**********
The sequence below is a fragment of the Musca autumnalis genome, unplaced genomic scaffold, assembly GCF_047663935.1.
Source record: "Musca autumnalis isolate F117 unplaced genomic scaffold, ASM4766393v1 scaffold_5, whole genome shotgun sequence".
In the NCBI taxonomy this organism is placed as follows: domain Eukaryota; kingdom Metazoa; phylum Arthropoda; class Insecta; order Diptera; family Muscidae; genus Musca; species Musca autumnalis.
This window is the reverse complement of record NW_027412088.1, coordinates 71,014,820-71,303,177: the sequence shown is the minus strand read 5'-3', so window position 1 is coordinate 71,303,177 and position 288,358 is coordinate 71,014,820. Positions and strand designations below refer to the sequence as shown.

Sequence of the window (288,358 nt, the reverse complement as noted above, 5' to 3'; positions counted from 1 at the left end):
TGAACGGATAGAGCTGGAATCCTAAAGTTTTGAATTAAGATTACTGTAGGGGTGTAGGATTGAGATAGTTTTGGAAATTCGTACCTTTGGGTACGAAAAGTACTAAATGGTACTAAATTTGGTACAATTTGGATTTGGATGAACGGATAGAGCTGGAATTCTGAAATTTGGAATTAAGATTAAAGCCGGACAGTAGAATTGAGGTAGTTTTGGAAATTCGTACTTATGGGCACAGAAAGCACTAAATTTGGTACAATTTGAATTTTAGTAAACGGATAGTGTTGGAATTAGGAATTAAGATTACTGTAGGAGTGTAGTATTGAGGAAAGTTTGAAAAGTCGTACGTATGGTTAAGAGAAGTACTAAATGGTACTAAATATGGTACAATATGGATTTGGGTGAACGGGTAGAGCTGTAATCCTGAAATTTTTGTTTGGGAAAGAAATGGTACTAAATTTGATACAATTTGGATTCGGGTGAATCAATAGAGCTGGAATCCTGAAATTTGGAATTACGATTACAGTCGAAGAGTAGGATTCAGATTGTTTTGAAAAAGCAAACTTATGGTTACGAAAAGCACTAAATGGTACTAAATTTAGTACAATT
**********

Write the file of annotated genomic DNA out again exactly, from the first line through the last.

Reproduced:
The sequence below is a fragment of the Musca autumnalis genome, unplaced genomic scaffold, assembly GCF_047663935.1.
Source record: "Musca autumnalis isolate F117 unplaced genomic scaffold, ASM4766393v1 scaffold_5, whole genome shotgun sequence".
In the NCBI taxonomy this organism is placed as follows: domain Eukaryota; kingdom Metazoa; phylum Arthropoda; class Insecta; order Diptera; family Muscidae; genus Musca; species Musca autumnalis.
This window is the reverse complement of record NW_027412088.1, coordinates 71,014,820-71,303,177: the sequence shown is the minus strand read 5'-3', so window position 1 is coordinate 71,303,177 and position 288,358 is coordinate 71,014,820. Positions and strand designations below refer to the sequence as shown.

Sequence of the window (288,358 nt, the reverse complement as noted above, 5' to 3'; positions counted from 1 at the left end):
TGAACGGATAGAGCTGGAATCCTAAAGTTTTGAATTAAGATTACTGTAGGGGTGTAGGATTGAGATAGTTTTGGAAATTCGTACCTTTGGGTACGAAAAGTACTAAATGGTACTAAATTTGGTACAATTTGGATTTGGATGAACGGATAGAGCTGGAATTCTGAAATTTGGAATTAAGATTAAAGCCGGACAGTAGAATTGAGGTAGTTTTGGAAATTCGTACTTATGGGCACAGAAAGCACTAAATTTGGTACAATTTGAATTTTAGTAAACGGATAGTGTTGGAATTAGGAATTAAGATTACTGTAGGAGTGTAGTATTGAGGAAAGTTTGAAAAGTCGTACGTATGGTTAAGAGAAGTACTAAATGGTACTAAATATGGTACAATATGGATTTGGGTGAACGGGTAGAGCTGTAATCCTGAAATTTTTGTTTGGGAAAGAAATGGTACTAAATTTGATACAATTTGGATTCGGGTGAATCAATAGAGCTGGAATCCTGAAATTTGGAATTACGATTACAGTCGAAGAGTAGGATTCAGATTGTTTTGAAAAAGCAAACTTATGGTTACGAAAAGCACTAAATGGTACTAAATTTAGTACAATT